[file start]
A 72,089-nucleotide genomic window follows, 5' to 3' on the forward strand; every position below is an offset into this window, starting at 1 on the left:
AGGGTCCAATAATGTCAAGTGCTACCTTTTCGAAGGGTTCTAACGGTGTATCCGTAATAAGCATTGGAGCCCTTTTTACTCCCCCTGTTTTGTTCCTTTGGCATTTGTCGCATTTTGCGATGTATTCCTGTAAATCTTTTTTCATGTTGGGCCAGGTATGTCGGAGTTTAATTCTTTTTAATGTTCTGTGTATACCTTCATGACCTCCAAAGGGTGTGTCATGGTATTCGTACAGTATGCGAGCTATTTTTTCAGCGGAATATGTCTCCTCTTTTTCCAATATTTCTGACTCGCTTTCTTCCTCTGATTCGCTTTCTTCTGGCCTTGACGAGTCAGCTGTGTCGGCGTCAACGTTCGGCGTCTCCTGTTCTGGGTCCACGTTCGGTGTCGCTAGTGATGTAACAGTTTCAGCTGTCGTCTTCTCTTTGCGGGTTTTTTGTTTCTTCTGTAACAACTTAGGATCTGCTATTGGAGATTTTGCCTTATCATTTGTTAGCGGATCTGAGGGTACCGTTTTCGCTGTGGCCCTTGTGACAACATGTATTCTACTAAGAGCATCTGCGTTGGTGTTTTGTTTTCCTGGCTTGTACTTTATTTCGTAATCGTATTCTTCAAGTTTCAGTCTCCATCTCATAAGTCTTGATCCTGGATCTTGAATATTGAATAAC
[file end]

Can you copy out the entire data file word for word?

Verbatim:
A 72,089-nucleotide genomic window follows, 5' to 3' on the forward strand; every position below is an offset into this window, starting at 1 on the left:
AGGGTCCAATAATGTCAAGTGCTACCTTTTCGAAGGGTTCTAACGGTGTATCCGTAATAAGCATTGGAGCCCTTTTTACTCCCCCTGTTTTGTTCCTTTGGCATTTGTCGCATTTTGCGATGTATTCCTGTAAATCTTTTTTCATGTTGGGCCAGGTATGTCGGAGTTTAATTCTTTTTAATGTTCTGTGTATACCTTCATGACCTCCAAAGGGTGTGTCATGGTATTCGTACAGTATGCGAGCTATTTTTTCAGCGGAATATGTCTCCTCTTTTTCCAATATTTCTGACTCGCTTTCTTCCTCTGATTCGCTTTCTTCTGGCCTTGACGAGTCAGCTGTGTCGGCGTCAACGTTCGGCGTCTCCTGTTCTGGGTCCACGTTCGGTGTCGCTAGTGATGTAACAGTTTCAGCTGTCGTCTTCTCTTTGCGGGTTTTTTGTTTCTTCTGTAACAACTTAGGATCTGCTATTGGAGATTTTGCCTTATCATTTGTTAGCGGATCTGAGGGTACCGTTTTCGCTGTGGCCCTTGTGACAACATGTATTCTACTAAGAGCATCTGCGTTGGTGTTTTGTTTTCCTGGCTTGTACTTTATTTCGTAATCGTATTCTTCAAGTTTCAGTCTCCATCTCATAAGTCTTGATCCTGGATCTTGAATATTGAATAAC